Since his show was simply a recounting of a week’s worth of sales and airplay, Kasem didn’t set the playlist; he was ostensibly an impartial observer. But he could still pick and choose which songs or artists had an interesting back story that he would share as introduction to a song. This kindled in me a real love for more than just the music, but the people and process behind it.

He was part of the soundtrack of my adolescence. Summers spent as kids with Barry Manilow — don’t judge — and Seals & Crofts and Elton John biking around the neighborhood and listening to transistor radios are a pleasant, carefree haze in my memory. (Elton John’s “Philadelphia Freedom” and Kasem’s background story about it are forever linked with the summer of 1975.)

And maybe that’s why I’ll miss the man, or at least the memory of the man. He was one of the links to my childhood and probably marked the last real unifying element of radio as a medium. As audiences grow more segmented and mass media is splintered among television, online, mobile, terrestrial and satellite radio and print, there aren’t that many events that can hold the public together for long anymore.

But for those three hours a week, a good portion of the country could find something in common, listening for their favorite songs and following their rise and fall. Kasem’s passing marks the end of that era and a milestone in the medium.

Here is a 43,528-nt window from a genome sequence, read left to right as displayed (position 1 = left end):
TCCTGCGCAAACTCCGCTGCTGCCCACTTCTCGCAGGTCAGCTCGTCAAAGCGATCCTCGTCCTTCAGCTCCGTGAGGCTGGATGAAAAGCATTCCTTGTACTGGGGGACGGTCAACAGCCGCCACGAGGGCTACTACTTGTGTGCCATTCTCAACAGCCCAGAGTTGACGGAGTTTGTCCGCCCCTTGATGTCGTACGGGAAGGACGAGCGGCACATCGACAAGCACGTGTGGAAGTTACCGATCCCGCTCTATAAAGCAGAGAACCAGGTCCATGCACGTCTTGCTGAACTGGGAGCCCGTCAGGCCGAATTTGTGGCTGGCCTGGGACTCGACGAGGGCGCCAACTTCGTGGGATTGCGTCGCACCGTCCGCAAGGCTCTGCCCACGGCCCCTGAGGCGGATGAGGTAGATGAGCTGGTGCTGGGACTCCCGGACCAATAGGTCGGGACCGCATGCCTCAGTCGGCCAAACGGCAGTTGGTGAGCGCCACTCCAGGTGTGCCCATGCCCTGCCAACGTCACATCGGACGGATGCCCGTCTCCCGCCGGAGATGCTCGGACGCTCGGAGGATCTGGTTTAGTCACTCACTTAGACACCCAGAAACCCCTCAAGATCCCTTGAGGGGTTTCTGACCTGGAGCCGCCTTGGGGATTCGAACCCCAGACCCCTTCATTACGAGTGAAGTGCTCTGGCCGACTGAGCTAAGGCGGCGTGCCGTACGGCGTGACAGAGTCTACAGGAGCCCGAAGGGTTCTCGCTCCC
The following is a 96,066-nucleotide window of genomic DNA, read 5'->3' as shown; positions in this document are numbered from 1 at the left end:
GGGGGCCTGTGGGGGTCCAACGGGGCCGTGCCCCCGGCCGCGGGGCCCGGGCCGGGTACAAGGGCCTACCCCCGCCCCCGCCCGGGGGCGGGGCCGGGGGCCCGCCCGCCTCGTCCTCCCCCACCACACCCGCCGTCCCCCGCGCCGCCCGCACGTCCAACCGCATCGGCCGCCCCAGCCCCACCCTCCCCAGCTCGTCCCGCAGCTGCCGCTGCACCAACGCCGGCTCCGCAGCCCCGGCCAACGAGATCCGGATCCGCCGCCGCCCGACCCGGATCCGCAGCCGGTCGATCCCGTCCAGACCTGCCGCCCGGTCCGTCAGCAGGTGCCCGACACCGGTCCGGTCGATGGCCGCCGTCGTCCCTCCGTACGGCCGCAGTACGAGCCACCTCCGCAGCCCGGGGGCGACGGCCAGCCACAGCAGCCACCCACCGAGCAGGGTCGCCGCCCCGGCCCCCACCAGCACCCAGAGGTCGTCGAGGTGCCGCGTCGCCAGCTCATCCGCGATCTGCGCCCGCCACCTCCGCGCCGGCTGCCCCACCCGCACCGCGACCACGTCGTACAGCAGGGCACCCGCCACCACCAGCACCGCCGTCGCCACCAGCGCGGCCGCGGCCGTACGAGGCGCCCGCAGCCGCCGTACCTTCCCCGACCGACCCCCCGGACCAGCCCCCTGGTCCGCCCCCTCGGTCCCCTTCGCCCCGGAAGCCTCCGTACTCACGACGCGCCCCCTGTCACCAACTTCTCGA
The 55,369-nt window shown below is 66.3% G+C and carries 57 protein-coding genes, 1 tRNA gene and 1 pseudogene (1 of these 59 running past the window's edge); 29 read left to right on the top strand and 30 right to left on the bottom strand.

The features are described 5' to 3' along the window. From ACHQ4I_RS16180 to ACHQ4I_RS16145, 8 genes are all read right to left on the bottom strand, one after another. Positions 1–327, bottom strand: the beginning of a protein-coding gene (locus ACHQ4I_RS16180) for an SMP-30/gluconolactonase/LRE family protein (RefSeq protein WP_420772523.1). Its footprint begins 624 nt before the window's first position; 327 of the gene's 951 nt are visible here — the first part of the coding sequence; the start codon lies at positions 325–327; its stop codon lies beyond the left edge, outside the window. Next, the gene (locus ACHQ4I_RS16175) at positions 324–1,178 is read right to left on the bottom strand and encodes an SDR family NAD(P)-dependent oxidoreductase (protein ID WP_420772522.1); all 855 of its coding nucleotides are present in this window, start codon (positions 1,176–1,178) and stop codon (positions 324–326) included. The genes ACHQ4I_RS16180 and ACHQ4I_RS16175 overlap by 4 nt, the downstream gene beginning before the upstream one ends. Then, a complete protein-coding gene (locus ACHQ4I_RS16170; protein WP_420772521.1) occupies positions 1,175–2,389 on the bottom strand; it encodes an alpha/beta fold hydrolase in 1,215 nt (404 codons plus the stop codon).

Of course, no appreciation of Kasem’s life and career would be complete without his signature sign-off. I always took it as a sort of a combined caution and valedictory rooted in the turmoil and promise of the 1960s — just before his own star took off with his radio show in 1970: “Keep your feet on the ground and keep reaching for the stars.”

Thanks for the memories, Casey Kasem.

Oscars 2014: Follow the show live

March 2, 2014 by Brad McElhinny
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Are you watching the #Oscars? Follow along live with reporters from all over the country: